In his debut Buffverse novel, the young-adult entry “Sweet Sixteen” (April 2002), veteran fantasy writer Scott Ciencin seems to make a smart call by focusing on the often-underused Dawn. But after a solid start where Dawn befriends picked-on new girl Arianna, the plot is driven by misunderstandings, manipulations and contrivances. Arguably worse, most of the Scooby Gang is out of character. The book never coalesces into a satisfying whole, and even good tidbits are few and far between.
I like how Dawn coming to the aid of Arianna – for whom the softer side of Sears would be a step up in the fashion department – parallels Buffy being drawn to the “loser” Willow when she arrives in Sunnydale. It nicely illustrates Dawn’s innate goodness. Arianna, whom we learn is a half-demon like “Angel’s” Doyle, has potential as a foil for what Buffy went through when she learned she was the Slayer. Arianna’s monstrous demon form gives her power to do good or evil.
Arianna is caught between her human mother, a stereotypical deadbeat, and her demon father, who comes from a fantasy-novel-type world – which feels slightly out of place but does fit with a saga that had introduced Lorne’s dimension on “Angel” by this point. Her father is the manipulator, promising she’ll receive her birthright as “the Reaver” if she follows his directions, and poisoning her mind against Buffy. For some reason, the author introduces the fact that Arianna can read people’s feelings. So at any point during her internal debate, she could’ve just read Buffy’s feelings and known she was good – but she doesn’t. It’s frustrating.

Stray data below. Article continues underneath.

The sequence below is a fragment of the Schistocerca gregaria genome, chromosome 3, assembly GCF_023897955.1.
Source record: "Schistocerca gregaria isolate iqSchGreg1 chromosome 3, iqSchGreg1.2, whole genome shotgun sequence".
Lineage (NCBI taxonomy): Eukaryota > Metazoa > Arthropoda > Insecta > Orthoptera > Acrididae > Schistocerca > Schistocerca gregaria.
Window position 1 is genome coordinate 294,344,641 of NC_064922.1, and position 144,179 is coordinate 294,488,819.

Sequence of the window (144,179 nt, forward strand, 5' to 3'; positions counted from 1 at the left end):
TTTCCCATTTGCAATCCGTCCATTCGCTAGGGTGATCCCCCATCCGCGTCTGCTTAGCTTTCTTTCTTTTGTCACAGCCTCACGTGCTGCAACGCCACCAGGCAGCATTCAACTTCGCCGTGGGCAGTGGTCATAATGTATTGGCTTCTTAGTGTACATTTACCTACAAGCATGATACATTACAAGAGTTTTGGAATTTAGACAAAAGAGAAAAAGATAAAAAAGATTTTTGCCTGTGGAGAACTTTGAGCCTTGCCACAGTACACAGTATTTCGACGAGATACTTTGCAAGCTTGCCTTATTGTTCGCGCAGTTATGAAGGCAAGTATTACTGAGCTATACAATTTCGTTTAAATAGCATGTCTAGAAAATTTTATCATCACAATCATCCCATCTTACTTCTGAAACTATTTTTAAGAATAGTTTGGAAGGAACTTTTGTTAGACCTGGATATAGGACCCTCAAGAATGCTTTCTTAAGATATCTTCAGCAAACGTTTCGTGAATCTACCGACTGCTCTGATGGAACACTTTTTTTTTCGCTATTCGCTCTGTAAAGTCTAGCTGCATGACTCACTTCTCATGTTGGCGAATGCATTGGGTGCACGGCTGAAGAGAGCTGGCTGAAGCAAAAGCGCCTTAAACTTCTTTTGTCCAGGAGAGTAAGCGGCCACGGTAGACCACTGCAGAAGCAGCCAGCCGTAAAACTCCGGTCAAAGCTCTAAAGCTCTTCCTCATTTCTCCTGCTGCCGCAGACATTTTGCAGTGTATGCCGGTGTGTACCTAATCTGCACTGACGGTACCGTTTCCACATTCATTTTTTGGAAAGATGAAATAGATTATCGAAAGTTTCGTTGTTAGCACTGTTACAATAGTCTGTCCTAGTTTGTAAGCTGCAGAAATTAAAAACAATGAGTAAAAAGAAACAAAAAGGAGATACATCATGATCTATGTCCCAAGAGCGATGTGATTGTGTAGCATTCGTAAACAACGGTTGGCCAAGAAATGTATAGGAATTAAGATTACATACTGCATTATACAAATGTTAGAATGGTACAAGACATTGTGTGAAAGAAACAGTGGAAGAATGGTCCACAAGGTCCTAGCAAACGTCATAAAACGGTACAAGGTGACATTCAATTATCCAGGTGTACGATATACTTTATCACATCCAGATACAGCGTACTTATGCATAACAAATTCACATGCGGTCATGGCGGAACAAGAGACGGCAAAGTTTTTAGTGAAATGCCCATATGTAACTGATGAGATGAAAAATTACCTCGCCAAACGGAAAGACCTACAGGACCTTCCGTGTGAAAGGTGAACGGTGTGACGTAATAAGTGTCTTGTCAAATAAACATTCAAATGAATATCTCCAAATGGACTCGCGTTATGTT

One positive is that I didn’t know how “Sweet Sixteen” would end, since Arianna’s thoughts about what path she should take bounce all over the place, sometimes in the span of a mere page. As noted, Dawn is in good form, but she disappears from the narrative at a time when she could’ve been a crucial positive voice for Arianna to hear, and this ends up not being as much of a Dawn novel as I hoped.
As a Slayer, Buffy is in fine form; after one fight, Ciencin describes her being so beaten and patched up that I imagined Painkiller Jane. As a person, she’s a little off base, as is Giles. Dawn brings them books on parental abuse, having guessed what’s up with Arianna’s home life. Giles and Buffy read some of the chapters as if they’ve never heard of such a concept. I know “Sweet Sixteen” is aimed at the youngest theoretical “Buffy” fans, but there are better approaches to youth fiction than artificially infantilizing the adults.
Everyone else way is off base. The worst offender is Spike, who drums up a game where extra-dimensional demons attack the Slayer and try to rack up points, somewhat in the style of SlayerFest ’98 from “Homecoming” (3.5). His bizarre idea is that Buffy needs to kill some demons to get back on her game. There’s no way Spike would purposely put Buffy in danger, even if it’s minor, at this point in the timeline when she’s reeling from her mother’s death. I squeeze “Sweet Sixteen” between “Forever” (5.17), the epilogue to Joyce’s death, and “Intervention” (5.18), when Spike doesn’t give up Dawn while being tortured by Glory, something that forever changes Buffy’s view of him.
Xander, Anya, Willow and Tara are out of character simply because they are in the background of scenes in the Magic Box but rarely talk. I understand that Ciencin wants to focus on Buffy and Dawn, but having their friends stand around quietly doesn’t fit with the long-established rhythms of “Buffy” stories.
A better approach might’ve been to have Buffy overly lean into the idea that she needs to be a mom to Dawn and purposely shut out her friends, trying to do her parenting away from them. Another option would be to tell this story in a tight time window and have the other Scoobies busy with other things during these events. The author takes the opposite tack, having Arianna repeatedly cycle through her options and padding out the events without much reason other than to make the book a certain thickness.
Dawn’s best friend at the start of “Sweet Sixteen” is Melissa, and by the end Dawn is besties with Arianna – “now and forever,” the author writes. Neither Melissa nor Arianna ever appear in the TV series, nor in any other spinoff fiction, as far as I know. Like so much of the novel, even its strongest aspect – a window into Dawn’s social life – comes off as one author’s concept rather than a portrayal consistent with the wider saga.